Making a vehicle light is what is known as a virtuous circle.
The lighter a vehicle is, the less strong the components need to be, which means they’re lighter…and that’s the circle. A lighter car needs a less powerful, and therefore heavy engine. The brakes don’t need to be as heavy-duty as there’s less energy to dissipate. The car accelerates more quickly, can hold a higher cornering speed, stops quicker and is more agile. A powerful engine improves straight-line speed, but low weight makes the car quicker everywhere.
A specific case in point is shown in the photograph above. It’s my Lotus Elise at Winton, taking a bit of kerb. The rippling on the kerb will upset most cars – certainly my 86 and Pulsar aren’t fans – but the Lotus doesn’t mind. The reason is the Lotus’ soft suspension is easily able to absorb the ripples and not bounce, which slows the car and requires time-consuming corrections.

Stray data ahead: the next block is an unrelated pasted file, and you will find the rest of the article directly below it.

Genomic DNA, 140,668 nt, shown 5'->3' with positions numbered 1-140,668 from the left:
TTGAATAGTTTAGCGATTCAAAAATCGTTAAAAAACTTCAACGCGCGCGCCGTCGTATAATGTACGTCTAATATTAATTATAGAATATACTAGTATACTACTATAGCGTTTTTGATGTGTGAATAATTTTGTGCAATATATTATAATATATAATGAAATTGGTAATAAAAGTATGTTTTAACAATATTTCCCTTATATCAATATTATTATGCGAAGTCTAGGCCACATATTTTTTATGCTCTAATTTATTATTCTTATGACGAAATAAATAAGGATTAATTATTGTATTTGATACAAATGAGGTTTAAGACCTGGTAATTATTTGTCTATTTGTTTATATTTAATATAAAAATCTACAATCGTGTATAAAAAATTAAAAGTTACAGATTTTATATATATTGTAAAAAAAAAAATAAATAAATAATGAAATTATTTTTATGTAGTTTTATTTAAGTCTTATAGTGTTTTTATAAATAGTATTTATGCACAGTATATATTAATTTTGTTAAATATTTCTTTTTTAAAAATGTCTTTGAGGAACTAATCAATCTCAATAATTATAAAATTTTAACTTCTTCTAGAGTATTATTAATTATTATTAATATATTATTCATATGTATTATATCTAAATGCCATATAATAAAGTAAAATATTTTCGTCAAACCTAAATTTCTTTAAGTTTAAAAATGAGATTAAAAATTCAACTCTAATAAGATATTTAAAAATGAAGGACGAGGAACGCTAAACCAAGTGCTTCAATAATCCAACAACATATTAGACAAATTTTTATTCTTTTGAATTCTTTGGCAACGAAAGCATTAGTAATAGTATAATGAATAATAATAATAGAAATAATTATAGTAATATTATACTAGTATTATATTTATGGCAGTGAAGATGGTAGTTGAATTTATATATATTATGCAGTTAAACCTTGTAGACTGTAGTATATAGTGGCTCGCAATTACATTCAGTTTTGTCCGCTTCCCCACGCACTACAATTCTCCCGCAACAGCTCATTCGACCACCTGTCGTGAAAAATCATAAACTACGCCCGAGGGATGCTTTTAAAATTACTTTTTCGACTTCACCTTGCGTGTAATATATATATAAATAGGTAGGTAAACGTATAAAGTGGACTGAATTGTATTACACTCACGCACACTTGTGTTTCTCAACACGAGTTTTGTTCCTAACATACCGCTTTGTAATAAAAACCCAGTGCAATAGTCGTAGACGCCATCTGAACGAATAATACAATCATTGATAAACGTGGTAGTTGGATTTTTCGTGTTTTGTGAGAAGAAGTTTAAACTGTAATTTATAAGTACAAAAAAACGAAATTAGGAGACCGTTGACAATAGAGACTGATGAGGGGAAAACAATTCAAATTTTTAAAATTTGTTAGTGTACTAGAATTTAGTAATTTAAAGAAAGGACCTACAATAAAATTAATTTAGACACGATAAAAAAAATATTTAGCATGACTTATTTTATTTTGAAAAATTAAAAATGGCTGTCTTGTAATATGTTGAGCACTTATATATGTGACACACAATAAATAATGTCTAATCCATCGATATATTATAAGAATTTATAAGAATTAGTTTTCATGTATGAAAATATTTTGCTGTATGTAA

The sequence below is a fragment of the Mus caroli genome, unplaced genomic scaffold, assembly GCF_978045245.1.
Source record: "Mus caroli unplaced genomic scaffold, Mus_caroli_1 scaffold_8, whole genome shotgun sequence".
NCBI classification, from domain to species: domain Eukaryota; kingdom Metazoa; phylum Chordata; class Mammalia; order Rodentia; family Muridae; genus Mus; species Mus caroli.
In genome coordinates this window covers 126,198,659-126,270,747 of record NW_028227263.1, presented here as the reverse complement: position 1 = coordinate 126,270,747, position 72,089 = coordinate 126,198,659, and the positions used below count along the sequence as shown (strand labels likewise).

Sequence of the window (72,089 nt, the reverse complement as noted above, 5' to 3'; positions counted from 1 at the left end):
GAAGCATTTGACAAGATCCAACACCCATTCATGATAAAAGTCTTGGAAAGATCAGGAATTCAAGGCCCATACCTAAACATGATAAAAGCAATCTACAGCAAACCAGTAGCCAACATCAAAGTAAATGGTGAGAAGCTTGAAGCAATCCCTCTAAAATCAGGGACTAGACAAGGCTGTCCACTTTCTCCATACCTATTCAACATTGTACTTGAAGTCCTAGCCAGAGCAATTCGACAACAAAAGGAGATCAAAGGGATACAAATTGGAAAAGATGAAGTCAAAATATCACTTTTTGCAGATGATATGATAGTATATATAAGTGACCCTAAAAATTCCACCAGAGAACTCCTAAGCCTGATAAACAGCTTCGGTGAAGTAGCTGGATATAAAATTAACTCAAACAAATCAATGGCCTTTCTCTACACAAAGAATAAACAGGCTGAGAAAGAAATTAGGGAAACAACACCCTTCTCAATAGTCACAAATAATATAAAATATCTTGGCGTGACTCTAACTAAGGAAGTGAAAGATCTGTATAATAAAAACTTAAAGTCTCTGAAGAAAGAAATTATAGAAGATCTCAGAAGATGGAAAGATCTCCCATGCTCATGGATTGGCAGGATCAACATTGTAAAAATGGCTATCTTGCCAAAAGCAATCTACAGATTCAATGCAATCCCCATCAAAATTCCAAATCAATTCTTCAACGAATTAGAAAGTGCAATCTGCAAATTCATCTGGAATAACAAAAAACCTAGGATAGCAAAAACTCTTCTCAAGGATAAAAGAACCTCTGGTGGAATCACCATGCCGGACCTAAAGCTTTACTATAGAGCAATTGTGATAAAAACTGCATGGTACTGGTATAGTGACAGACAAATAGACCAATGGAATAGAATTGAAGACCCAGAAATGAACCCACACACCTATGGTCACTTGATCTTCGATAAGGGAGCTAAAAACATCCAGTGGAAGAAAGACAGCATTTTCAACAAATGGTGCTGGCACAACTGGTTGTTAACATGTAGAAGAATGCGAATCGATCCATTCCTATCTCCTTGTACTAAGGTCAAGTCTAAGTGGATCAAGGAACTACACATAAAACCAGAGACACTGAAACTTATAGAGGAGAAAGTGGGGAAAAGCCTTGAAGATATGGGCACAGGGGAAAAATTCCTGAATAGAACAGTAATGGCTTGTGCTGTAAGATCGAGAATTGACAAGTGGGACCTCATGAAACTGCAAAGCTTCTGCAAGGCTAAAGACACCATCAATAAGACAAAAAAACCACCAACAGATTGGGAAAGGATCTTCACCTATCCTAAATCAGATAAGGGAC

So why does the Elise car have soft suspension, when most sports cars are stiff? Because it’s light, less than 900kg. That means there’s relatively little body roll when cornering, so there’s less need for stiff suspension. And that soft suspension means those kerbs can be ridden, so the corner radius can be increased, the corner speed increased, and laptime reduced.
The benefits of light weight are well understood in the sports car world, but in 4X4s…it seems to me that the aftermarket sometimes goes out of its way to create heavy gear which leads to overloading, GVM upgrades, needing to tow a trailer, engine power remaps and more. I do wish at least one manufacturer would care just a bit about light weight. It can be done; take a look at the hiking scene for an example, as I did in this video where I see how much weight the average 4X4 family can save if they look for lightweight gear.